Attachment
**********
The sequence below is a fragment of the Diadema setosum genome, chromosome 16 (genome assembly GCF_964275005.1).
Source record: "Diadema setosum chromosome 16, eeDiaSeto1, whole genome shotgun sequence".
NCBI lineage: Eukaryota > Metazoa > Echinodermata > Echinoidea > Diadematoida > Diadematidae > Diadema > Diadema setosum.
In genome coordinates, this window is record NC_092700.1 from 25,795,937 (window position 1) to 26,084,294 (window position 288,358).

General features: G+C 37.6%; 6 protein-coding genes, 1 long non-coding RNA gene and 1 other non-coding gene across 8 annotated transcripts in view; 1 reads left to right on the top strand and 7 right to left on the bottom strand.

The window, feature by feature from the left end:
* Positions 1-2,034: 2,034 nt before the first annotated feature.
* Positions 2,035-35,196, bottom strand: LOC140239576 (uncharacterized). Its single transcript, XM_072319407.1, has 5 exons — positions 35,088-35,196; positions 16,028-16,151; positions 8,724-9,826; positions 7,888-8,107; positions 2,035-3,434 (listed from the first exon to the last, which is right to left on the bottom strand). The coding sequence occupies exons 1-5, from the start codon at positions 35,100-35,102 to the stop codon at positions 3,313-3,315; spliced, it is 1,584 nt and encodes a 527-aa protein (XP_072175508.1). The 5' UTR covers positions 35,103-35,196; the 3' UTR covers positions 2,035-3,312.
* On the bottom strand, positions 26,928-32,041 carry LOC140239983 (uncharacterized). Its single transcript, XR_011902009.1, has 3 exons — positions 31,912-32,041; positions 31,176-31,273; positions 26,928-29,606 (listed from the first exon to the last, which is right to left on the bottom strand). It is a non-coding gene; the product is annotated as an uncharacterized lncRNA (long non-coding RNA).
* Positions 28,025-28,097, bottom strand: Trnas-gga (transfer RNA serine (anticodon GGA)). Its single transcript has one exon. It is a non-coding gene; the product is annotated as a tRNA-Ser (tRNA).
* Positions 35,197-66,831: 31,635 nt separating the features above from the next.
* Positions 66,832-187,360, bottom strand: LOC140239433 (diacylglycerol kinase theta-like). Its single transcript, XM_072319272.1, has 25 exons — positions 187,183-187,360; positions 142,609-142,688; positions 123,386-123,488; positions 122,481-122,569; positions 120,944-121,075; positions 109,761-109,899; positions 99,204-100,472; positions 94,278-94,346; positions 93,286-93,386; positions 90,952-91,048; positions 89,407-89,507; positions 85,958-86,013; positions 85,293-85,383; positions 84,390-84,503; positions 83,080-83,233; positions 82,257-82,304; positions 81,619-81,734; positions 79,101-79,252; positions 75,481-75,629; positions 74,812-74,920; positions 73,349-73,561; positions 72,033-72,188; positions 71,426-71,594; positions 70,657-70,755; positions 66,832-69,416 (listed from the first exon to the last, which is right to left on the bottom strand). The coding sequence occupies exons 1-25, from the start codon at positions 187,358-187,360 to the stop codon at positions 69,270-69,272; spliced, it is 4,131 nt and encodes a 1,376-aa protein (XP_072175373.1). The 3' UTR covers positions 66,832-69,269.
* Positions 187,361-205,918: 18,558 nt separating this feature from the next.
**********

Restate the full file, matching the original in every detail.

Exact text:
The sequence below is a fragment of the Diadema setosum genome, chromosome 16 (genome assembly GCF_964275005.1).
Source record: "Diadema setosum chromosome 16, eeDiaSeto1, whole genome shotgun sequence".
NCBI lineage: Eukaryota > Metazoa > Echinodermata > Echinoidea > Diadematoida > Diadematidae > Diadema > Diadema setosum.
In genome coordinates, this window is record NC_092700.1 from 25,795,937 (window position 1) to 26,084,294 (window position 288,358).

General features: G+C 37.6%; 6 protein-coding genes, 1 long non-coding RNA gene and 1 other non-coding gene across 8 annotated transcripts in view; 1 reads left to right on the top strand and 7 right to left on the bottom strand.

The window, feature by feature from the left end:
* Positions 1-2,034: 2,034 nt before the first annotated feature.
* Positions 2,035-35,196, bottom strand: LOC140239576 (uncharacterized). Its single transcript, XM_072319407.1, has 5 exons — positions 35,088-35,196; positions 16,028-16,151; positions 8,724-9,826; positions 7,888-8,107; positions 2,035-3,434 (listed from the first exon to the last, which is right to left on the bottom strand). The coding sequence occupies exons 1-5, from the start codon at positions 35,100-35,102 to the stop codon at positions 3,313-3,315; spliced, it is 1,584 nt and encodes a 527-aa protein (XP_072175508.1). The 5' UTR covers positions 35,103-35,196; the 3' UTR covers positions 2,035-3,312.
* On the bottom strand, positions 26,928-32,041 carry LOC140239983 (uncharacterized). Its single transcript, XR_011902009.1, has 3 exons — positions 31,912-32,041; positions 31,176-31,273; positions 26,928-29,606 (listed from the first exon to the last, which is right to left on the bottom strand). It is a non-coding gene; the product is annotated as an uncharacterized lncRNA (long non-coding RNA).
* Positions 28,025-28,097, bottom strand: Trnas-gga (transfer RNA serine (anticodon GGA)). Its single transcript has one exon. It is a non-coding gene; the product is annotated as a tRNA-Ser (tRNA).
* Positions 35,197-66,831: 31,635 nt separating the features above from the next.
* Positions 66,832-187,360, bottom strand: LOC140239433 (diacylglycerol kinase theta-like). Its single transcript, XM_072319272.1, has 25 exons — positions 187,183-187,360; positions 142,609-142,688; positions 123,386-123,488; positions 122,481-122,569; positions 120,944-121,075; positions 109,761-109,899; positions 99,204-100,472; positions 94,278-94,346; positions 93,286-93,386; positions 90,952-91,048; positions 89,407-89,507; positions 85,958-86,013; positions 85,293-85,383; positions 84,390-84,503; positions 83,080-83,233; positions 82,257-82,304; positions 81,619-81,734; positions 79,101-79,252; positions 75,481-75,629; positions 74,812-74,920; positions 73,349-73,561; positions 72,033-72,188; positions 71,426-71,594; positions 70,657-70,755; positions 66,832-69,416 (listed from the first exon to the last, which is right to left on the bottom strand). The coding sequence occupies exons 1-25, from the start codon at positions 187,358-187,360 to the stop codon at positions 69,270-69,272; spliced, it is 4,131 nt and encodes a 1,376-aa protein (XP_072175373.1). The 3' UTR covers positions 66,832-69,269.
* Positions 187,361-205,918: 18,558 nt separating this feature from the next.